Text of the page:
Display sizes


The first touchscreens worked with a light barrier grid consisting of LED lights and infrared sensors, which was stretched in columns and rows in front of the monitor. The user's fingertip interrupts the light radiation and triggers a pulse in the corresponding row and column, from which the position of the fingertip follows in a simple manner. This technique achieves a resolution of around 5 mm. This resolution is sufficient for selecting larger ‘buttons’. Optical touchscreens are extremely robust, even against vandalism, so that they are still used today in cash and ticket machines.

Modern touchscreens can be divided into two main groups: resistive and capacitive. The two functional principles result in their respective advantages and disadvantages and their favoured applications.

Resistive vs. capacitive

Resistive Touchscreens are pressure sensors. When the screen is touched, two superimposed but invisible layers carrying electrical voltages are brought into contact with each other. The electrical (active) resistance (= resistance) collapses at the point of contact. The location of the contact point is determined using the ‘voltage divider rule’ known from circuit electronics.

Capacitive touchscreens have only a transparent metal oxide layer. An AC voltage source is applied to the corners and a tiny current flows through the finger when touched. In very simplified terms, you can imagine that the amount of current flowing out was stored in a capacitor, i.e. ‘capacitively’. The current intensity of the outflowing current depends on the distance of the point of contact from the four corners of the screen. The location of the point of contact is determined from the four measurements of the current strengths.

Resistive Touchscreens Capacitive Touchscreens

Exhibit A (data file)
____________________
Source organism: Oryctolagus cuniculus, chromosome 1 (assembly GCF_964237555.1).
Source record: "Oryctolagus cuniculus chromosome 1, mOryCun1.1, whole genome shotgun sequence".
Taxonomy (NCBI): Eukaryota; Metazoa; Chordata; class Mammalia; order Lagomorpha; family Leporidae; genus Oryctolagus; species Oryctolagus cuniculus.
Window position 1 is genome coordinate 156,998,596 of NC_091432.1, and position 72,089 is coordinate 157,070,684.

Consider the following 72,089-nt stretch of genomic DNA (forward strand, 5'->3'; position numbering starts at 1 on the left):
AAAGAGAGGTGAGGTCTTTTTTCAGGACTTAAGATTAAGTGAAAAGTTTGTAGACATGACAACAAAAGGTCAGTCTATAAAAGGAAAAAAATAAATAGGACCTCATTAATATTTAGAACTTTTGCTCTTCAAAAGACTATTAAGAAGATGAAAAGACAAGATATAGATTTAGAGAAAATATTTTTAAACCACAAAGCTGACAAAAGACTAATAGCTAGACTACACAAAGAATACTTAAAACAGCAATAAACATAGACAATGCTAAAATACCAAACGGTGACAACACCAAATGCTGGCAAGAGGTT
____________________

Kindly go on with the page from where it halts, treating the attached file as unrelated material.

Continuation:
• Can be operated with any stylus
  • Can be operated with gloves and prostheses
  • Also work with damaged surfaces
  • Significantly lower (production) costs
  • Operation with bare fingers or conductive input pens
  • Practically wear-free glass surface
  • Simultaneous recognition of touches (multi-touch), gesture recognition.
  • Good image quality, high contrast
  • Higher touch point accuracy
  • More responsive
  • Multi-touch and gesture operation only possible to a limited extent.
  • Poorer legibility in sunlight.
  • Wear due to mechanical stress during operation.
  • Unwanted triggering possible through contact with objects.
  • Interference from water and conductive materials is possible (electrostatic discharge: ESD effect).
  • Electromagnetic interference (EMI effect) is possible
  • Poor operability with standard gloves.
  • People with dry skin or prosthetic hands are dependent on conductive styluses or special gloves.
  • Risk of splintering if glass breaks, therefore unsuitable for food and pharmaceutical production
Typical applications:
Resistive touchscreens are often used in environments with high demands on robustness:
  • In industrially used panel PCs, e.g. for machine control
  • In kiosk systems (e.g. trade fair information systems)
  • In the automotive sector (navigation and multimedia systems)
  • In-flight entertainment in commercial aircraft
  • In office equipment (e.g. photocopiers)
Typical applications:
Capacitive touchscreens are used in practically all communication and entertainment devices:
  • Smartphones
  • Tablets
  • Media-Player (e.g. E-Books)
  • Gaming consoles

Selection criteria

Professionally used touchscreens are expected to be robust, durable, have a long service life and be highly reliable. Therefore, when choosing a touchscreen, you must pay attention to
  • the appropriate IP protection class against dust and water,
  • the information on the operating temperature range and
  • the tolerance to shocks and vibrations.
Other aspects to consider when choosing the right touchscreen:
  • Screen size and resolution
  • Mounting options (wall, stand, swivel arm mounting)
  • Response time
  • Touch point accuracy
  • Brightness and contrast ratio for readability in different environments
Certifications and standards:
  • Industry standards (CE, FCC, RoHS, ...)
  • Special certifications for sectors such as the food and beverage industry
  • Specification for the medical field: including the DICOM specification for greyscale behaviour (contrast in black and white representations of medical imaging systems adapted to external lighting conditions).